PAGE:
This past weekend I was walking down the boardwalk of Seaside Heights, New Jersey – the honky-tonk setting for the dubious reality series “Jersey Shore” – when a young man walked toward me buff enough to have been a member of that cast. That was no big deal. Guys like that have been walking this boardwalk since I was kid. What caught my eye was that he was wearing a “Trump 2020” muscle shirt. I had seen a lot of Trump paraphernalia in this part of the world but never a muscle shirt.
The house next to where we are staying proudly flies a large “Let’s Go Brandon” flag right under the American flag. So does a store on the town’s main street. A lady at church on Sunday carried a Trump tote bag. In 2020, as in 2016, one shop on the boardwalk sold nothing but Trump accoutrements. As I was walking back from church, management announced the opening of the beaches with a stirring rendition of the Star Spangled Banner. All the people I could see stopped, doffed their caps and faced the massive American flag flying over the boardwalk. That’s the kind of place Seaside is.
The Scottsboro Boys got more justice than Chauvin and company.
If a 22-year prison sentence were not punishment enough for former Minneapolis Police Officer Derek Chauvin, Federal Judge Paul Magnuson added another 21 on federal civil rights charges. In handing down the sentence, Magnuson had the nerve to tell Chauvin, “You absolutely destroyed the lives of three other young officers.” Chauvin destroyed their lives? Let’s back up here, Judge. To say, “I really don’t know why you did what you did,” raises the obvious question: Shouldn’t you have known before sentencing Chauvin to 21 years in prison?
Here, Judge, is why Chauvin did what he did. When Chauvin arrived on the scene, two of the three officers whose lives Chauvin “destroyed” were struggling to arrest chronic felon and doper George Floyd. What made the arrest difficult is that the muscular Floyd was a half-foot taller and at least 50 pounds heavier than the biggest of the officers. As senior officer on the scene, Chauvin had to do something.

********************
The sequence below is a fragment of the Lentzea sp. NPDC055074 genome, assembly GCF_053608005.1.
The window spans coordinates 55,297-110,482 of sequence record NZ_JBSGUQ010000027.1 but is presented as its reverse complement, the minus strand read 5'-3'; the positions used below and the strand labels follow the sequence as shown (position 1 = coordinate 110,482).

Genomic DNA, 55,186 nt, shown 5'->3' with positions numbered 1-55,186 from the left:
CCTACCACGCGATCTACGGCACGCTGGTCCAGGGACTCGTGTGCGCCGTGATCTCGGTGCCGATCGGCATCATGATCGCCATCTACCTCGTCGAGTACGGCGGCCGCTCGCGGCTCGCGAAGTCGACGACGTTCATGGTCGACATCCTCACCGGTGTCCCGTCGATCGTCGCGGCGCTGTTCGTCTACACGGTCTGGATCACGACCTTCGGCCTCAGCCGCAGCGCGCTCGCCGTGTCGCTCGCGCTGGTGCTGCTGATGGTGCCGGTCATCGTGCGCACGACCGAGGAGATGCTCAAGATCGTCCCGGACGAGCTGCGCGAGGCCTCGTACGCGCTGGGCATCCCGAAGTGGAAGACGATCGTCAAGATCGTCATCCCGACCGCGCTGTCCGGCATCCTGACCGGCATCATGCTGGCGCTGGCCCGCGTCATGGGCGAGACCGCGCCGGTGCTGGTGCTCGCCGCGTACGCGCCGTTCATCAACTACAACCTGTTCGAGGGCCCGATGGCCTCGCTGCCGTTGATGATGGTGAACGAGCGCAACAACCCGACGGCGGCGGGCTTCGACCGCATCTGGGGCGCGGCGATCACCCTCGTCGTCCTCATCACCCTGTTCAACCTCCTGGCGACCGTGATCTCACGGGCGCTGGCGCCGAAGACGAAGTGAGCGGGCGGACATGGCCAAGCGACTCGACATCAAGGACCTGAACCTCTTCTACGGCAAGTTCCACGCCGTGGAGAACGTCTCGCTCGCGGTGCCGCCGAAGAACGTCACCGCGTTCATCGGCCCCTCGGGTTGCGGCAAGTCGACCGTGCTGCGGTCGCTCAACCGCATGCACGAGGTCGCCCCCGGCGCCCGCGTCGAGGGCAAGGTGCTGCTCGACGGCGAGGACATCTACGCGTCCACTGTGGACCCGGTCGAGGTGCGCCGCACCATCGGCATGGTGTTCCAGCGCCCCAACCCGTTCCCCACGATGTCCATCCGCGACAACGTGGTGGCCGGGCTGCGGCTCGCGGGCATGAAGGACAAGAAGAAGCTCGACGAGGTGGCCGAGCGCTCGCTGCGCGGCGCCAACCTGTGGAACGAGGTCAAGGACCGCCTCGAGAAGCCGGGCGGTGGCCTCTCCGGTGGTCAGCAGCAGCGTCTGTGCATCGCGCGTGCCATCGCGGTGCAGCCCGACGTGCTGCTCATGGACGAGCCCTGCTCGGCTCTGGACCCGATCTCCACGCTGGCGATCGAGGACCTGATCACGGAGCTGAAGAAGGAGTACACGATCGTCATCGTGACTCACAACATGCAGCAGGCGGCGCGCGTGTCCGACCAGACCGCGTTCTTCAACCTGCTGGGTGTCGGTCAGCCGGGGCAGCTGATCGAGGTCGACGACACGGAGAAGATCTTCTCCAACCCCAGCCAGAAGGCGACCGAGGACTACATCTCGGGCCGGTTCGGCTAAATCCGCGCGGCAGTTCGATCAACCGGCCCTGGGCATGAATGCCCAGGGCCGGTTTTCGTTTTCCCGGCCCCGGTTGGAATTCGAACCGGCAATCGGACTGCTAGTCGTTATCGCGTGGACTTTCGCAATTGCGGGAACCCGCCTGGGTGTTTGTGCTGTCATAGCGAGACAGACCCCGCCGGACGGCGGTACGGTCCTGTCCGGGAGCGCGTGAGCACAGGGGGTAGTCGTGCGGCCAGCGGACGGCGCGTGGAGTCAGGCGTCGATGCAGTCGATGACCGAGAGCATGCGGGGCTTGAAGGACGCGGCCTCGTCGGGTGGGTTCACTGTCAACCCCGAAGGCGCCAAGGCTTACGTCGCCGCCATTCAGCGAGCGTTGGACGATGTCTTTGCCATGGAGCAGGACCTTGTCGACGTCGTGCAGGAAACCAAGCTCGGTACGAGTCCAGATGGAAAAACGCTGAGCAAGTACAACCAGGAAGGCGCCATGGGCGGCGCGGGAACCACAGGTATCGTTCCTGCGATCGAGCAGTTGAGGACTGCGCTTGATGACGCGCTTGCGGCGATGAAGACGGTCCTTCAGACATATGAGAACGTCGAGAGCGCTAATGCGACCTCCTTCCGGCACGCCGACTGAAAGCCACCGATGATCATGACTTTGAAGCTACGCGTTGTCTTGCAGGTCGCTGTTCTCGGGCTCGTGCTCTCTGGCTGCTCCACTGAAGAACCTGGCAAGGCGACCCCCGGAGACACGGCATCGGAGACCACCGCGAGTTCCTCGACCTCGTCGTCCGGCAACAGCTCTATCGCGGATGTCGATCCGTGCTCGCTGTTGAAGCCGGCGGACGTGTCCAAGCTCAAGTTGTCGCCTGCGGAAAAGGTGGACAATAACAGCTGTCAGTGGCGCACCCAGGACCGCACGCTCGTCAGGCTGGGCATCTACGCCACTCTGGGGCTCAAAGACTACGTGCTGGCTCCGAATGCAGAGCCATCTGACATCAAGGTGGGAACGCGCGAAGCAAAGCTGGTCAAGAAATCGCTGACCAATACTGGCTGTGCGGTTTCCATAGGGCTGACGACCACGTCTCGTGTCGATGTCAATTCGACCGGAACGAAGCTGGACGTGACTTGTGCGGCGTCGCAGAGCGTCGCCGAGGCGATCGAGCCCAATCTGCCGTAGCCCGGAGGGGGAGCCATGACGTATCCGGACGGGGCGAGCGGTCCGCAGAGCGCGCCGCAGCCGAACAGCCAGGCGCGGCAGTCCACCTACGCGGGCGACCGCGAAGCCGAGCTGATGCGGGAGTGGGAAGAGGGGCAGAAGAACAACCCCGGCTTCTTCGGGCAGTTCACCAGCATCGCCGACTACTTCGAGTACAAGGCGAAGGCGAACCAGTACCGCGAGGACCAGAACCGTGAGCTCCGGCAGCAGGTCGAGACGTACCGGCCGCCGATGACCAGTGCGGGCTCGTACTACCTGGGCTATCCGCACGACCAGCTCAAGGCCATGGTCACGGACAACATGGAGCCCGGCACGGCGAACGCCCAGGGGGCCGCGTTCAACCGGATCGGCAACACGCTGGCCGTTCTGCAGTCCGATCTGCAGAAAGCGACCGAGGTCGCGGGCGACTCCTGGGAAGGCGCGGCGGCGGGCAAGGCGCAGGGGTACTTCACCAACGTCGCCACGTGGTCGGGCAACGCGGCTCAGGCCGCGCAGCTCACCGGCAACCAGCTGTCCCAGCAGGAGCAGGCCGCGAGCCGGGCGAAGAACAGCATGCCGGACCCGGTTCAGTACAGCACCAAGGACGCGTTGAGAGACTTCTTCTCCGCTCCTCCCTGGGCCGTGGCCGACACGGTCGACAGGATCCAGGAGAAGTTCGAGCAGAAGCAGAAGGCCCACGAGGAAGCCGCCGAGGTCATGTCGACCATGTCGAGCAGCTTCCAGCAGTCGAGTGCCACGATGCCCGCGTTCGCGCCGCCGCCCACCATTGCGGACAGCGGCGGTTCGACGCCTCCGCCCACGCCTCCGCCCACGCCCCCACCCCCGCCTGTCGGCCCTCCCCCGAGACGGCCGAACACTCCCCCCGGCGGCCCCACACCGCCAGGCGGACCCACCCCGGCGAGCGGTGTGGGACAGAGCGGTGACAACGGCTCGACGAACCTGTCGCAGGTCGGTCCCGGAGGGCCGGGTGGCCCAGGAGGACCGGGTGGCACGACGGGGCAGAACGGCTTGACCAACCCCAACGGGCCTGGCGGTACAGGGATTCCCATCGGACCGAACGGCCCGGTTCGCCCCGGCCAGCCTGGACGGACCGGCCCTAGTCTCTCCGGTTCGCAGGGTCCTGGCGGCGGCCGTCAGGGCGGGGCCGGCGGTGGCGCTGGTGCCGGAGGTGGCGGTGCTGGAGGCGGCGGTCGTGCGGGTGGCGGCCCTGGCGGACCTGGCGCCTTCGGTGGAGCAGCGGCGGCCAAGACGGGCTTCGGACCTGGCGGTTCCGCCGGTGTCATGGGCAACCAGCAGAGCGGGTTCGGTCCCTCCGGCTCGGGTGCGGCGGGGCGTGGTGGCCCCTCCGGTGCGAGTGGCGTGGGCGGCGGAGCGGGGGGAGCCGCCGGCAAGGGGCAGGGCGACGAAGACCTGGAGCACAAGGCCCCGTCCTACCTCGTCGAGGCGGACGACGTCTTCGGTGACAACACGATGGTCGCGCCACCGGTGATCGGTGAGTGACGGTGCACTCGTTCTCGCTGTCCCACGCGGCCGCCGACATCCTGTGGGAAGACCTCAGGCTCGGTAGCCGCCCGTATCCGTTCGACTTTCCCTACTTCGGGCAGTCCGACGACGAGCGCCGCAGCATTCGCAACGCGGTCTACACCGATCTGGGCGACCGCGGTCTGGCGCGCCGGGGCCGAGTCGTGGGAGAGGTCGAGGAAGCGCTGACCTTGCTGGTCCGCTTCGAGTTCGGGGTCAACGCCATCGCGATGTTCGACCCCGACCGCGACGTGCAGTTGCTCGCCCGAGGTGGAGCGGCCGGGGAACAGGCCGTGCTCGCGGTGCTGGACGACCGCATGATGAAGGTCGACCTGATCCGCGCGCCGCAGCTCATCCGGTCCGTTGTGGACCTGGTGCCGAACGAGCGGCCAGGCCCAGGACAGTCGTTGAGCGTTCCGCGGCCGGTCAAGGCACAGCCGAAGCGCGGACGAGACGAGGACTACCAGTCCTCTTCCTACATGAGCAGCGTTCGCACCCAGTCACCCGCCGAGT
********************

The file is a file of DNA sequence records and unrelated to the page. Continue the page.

The one obvious clue that President Joe Biden did not attend an Ivy League University is this: When busted for plagiarism, Biden suffered real-world consequences. In a 1987 Democratic primary debate,
If Biden had an Ivy education, he too might have gotten a pass on his plagiarism.
while very much a viable candidate, Biden famously lifted a passage from a speech by Neil Kinnock, the former leader of Britain’s Labour Party, and tried to pass it off as his own.
The Michael Dukakis campaign caught the theft, and the media, still in their journalism phase, went digging for more purloined pearls of Biden wisdom. They were not hard to find. Under pressure, Biden had to confess that he had plagiarized a paper while in law school — the Syracuse University Law School, that is — and he was out of the presidential race even before the corn stalks withered in Iowa.
As Biden learned the hard way, a Syracuse University affiliation offers no immunity to the plagiarism bug. Harvard’s does. Yale’s does. And Princeton’s will likely do the same. But even the Ivy schools require the individual to boost his/her/their natural Ivy immunity with renewable doses of progressive toxins.No Ivy Leaguer has done more to earn his immunity than “History’s Attack Dog,” Princeton University professor Kevin Kruse. In addition to his more prosaic tasks at Princeton, Kruse has assumed the responsibility of patrolling the daily news. “Online,” observes Emma Pettit in The Chronicle of Higher Education, “the historian specializes in serialized posts, called threads, that lend historical context to breaking news or skewer a version of history spouted by right-wing agitators.” It is the skewering that has netted Kruse his 502,000 followers on Twitter.
If Barack Obama’s mother, Ann Dunham, had been alive today, we can be confident she would have been among the loudest voices at whatever pro-abortion protest would have her.
As Obama describes his mother in his memoir, “Dreams from My Father,” Ann was “a lonely witness for secular humanism, a soldier for New Deal, Peace Corps, position-paper liberalism.” And she was all these things before such things were cool.
Her parents were a bit more traditional. In the summer of 1960, they faced a dilemma. Their daughter was pregnant, and she had alerted them that the father was black. Today, a mixed-race couple can make a living just starring in TV commercials.